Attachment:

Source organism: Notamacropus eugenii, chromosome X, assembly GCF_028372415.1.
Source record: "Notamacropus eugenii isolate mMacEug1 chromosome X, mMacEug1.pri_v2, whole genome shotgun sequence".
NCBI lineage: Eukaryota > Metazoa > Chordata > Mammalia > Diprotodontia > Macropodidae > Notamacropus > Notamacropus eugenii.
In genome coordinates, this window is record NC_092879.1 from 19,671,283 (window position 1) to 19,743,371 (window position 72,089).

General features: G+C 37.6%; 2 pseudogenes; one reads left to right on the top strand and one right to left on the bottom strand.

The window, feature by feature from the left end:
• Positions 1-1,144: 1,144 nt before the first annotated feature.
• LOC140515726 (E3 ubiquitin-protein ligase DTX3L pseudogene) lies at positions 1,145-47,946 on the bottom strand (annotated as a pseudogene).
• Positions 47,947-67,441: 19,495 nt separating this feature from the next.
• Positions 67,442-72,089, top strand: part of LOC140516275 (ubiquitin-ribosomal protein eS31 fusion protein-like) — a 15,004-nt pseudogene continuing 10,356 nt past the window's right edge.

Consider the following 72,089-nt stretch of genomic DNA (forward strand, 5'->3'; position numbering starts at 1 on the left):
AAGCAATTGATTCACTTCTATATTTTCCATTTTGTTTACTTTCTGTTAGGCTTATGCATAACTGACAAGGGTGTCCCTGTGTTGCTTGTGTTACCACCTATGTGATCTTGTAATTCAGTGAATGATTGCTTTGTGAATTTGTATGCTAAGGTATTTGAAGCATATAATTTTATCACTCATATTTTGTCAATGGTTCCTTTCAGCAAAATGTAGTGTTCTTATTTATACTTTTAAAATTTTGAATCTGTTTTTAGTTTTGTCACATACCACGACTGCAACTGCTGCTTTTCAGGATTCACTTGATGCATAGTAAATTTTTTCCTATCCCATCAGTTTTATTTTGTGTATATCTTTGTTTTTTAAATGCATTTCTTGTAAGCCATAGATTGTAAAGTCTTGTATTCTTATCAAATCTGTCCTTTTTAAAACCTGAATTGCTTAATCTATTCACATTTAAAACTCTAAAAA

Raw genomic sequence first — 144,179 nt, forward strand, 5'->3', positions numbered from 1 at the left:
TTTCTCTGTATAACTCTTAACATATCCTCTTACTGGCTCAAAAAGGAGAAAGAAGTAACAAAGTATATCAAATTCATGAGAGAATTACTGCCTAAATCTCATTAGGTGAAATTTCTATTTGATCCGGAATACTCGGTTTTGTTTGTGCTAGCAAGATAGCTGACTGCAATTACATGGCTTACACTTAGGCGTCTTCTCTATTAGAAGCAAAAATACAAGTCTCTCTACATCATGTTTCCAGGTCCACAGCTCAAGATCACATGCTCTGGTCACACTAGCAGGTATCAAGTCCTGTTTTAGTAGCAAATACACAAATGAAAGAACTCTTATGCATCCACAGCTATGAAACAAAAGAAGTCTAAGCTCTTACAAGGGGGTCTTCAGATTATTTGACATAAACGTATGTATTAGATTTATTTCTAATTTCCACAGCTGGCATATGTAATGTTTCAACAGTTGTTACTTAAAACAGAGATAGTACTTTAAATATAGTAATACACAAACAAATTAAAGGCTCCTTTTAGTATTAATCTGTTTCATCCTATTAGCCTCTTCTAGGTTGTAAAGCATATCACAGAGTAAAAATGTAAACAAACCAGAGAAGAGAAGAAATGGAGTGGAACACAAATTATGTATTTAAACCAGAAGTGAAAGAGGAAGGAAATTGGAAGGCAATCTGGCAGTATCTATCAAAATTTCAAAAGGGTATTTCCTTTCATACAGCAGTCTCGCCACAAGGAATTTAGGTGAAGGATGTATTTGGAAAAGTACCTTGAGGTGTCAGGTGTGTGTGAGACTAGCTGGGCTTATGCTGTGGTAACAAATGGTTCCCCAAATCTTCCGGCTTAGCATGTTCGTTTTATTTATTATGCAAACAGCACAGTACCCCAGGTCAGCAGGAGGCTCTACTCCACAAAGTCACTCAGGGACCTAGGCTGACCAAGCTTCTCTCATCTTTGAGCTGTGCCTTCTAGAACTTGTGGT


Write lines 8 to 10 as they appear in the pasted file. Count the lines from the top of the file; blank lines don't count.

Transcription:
• LOC140515726 (E3 ubiquitin-protein ligase DTX3L pseudogene) lies at positions 1,145-47,946 on the bottom strand (annotated as a pseudogene).
• Positions 47,947-67,441: 19,495 nt separating this feature from the next.
• Positions 67,442-72,089, top strand: part of LOC140516275 (ubiquitin-ribosomal protein eS31 fusion protein-like) — a 15,004-nt pseudogene continuing 10,356 nt past the window's right edge.